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A New Wave 

Volcanic wonders in Central Oregon

Central Oregon isn't known for being well-hydrated. So intrepid farmers have to find creative ways to ensure their crops get enough water and weather extreme changes in temperature. That's why local company Volcano Veggies is embracing aquaponics, a method that builds on hydroponics by growing plants in water that is naturally fertilized by aquatic creatures.

And that tenacity recently won the Bend company a $25,000 Grand Prize in the Wells Fargo Works Project contest, which recognized Volcano Veggies as one of five top winners out of more than 40,000 entries from small businesses across the country.

"It's an incredible honor to have been selected as Grand Prize winners for this contest," said Shannon Sbarra, who co-owns the company with her husband James, in a release last month. "We are thrilled that our passion for healthy, sustainable food has been recognized, and can't wait to get started working with the Wells Fargo business mentors."

That cash prize and business mentoring will be put to bold use, as Volcano Veggies plans to double its production, optimize operations, and expand to new locations.

"We plan to build indoor vertical farms in communities across the country, providing freshly harvested, organic produce all year-round," Sbarra explained. "With a proprietary aquaponic system, we use 99 percent less water than traditional farms and there is zero water pollution. Our organic veggies taste delicious, last longer, and are healthier than commodity or hydroponic produce."

So what exactly does all that mean? In laymen's terms, aquaponics starts with fish (in this case tilapia) living in a tank together and fed organic food. The fish produce natural waste products (yes, pee and poo), which are then pumped from the tanks to the soil-free beds of the plants and enrich them with the bacteria. Then the beds filter the soiled water, which is returned to the fish tanks. It's a symbiotic ecosystem that sustains itself with minimal outside support. The fish and the plants rely on each other for survival, and each one could not thrive independently without the other in an aquaponics system.

On a recent tour of the Volcano Veggies warehouse, the Sbarras describe it as a "work in progress." At present, they use their warehouse space primarily for their growing operation, which includes mixed greens like lettuce, mint, and basil, all of which can be purchased either from local retail grocers, or subscription-style directly via their website on a weekly or bi-weekly basis. The cost is approximately $5.99 for a box, which can be picked up in person, or delivered to a Bend residence for $2 extra. In the future they also plan on selling their tilapia, and growing and selling strawberries and tomatoes.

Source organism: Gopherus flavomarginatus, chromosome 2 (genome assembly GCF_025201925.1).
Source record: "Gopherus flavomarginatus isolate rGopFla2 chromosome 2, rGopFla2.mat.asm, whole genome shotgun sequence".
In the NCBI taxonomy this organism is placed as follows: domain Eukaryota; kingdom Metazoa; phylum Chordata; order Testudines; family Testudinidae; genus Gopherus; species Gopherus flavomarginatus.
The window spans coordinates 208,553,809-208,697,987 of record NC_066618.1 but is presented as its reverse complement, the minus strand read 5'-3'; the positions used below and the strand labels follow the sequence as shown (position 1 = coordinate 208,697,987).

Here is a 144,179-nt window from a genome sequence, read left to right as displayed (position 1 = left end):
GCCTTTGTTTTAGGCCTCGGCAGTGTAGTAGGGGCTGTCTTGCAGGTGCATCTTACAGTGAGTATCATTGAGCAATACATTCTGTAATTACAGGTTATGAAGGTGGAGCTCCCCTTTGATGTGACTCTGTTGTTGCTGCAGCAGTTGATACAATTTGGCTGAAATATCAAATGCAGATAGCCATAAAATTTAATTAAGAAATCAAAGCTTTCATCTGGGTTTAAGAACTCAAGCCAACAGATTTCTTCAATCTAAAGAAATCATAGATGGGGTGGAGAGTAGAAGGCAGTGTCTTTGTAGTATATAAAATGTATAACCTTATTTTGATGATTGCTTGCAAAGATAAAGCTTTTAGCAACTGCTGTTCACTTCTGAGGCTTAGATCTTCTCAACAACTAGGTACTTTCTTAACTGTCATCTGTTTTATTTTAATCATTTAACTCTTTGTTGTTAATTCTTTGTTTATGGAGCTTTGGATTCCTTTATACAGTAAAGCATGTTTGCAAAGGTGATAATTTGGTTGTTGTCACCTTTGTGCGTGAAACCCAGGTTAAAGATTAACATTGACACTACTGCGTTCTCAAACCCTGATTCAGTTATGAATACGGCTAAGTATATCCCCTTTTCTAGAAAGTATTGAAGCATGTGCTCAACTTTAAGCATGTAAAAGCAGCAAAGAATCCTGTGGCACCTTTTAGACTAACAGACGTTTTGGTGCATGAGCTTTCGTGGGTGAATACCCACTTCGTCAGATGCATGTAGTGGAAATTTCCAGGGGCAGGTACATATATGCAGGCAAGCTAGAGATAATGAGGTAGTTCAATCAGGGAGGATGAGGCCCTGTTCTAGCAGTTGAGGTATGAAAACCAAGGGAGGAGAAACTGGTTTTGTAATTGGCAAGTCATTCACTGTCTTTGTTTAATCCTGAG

Currently there are only a handful of certified organic aquaponics growing operations in the entire world. This is cutting edge stuff, but even within this rarified field, Volcano Veggies is blazing trails. For starters, they have crafted a system of aquaponics that is unique to the their industry, and they hope to create a model that can roll out as a nationwide standard in aquaponics farming.

"It's a modular and agile approach to indoor farming," Shannon explains. "Our system can be applied as a family-size home unit, or scaled up to create a large commercial farm. This allows us to adapt to rapidly changing technology and improve our system each time we build a new one."

Other plans for the future include remodeling their warehouse to be used for so much more. They have envisioned a space that can be used as a quasi-retail offering for "ready-made" produce to pickup. So instead of only being able to buy from a grocer, you could buy directly from their shop. They are also aiming for "space sharing" with some other businesses, to create a sort of "business ecosystem" that encourages resource sharing and building synergy within a community space.

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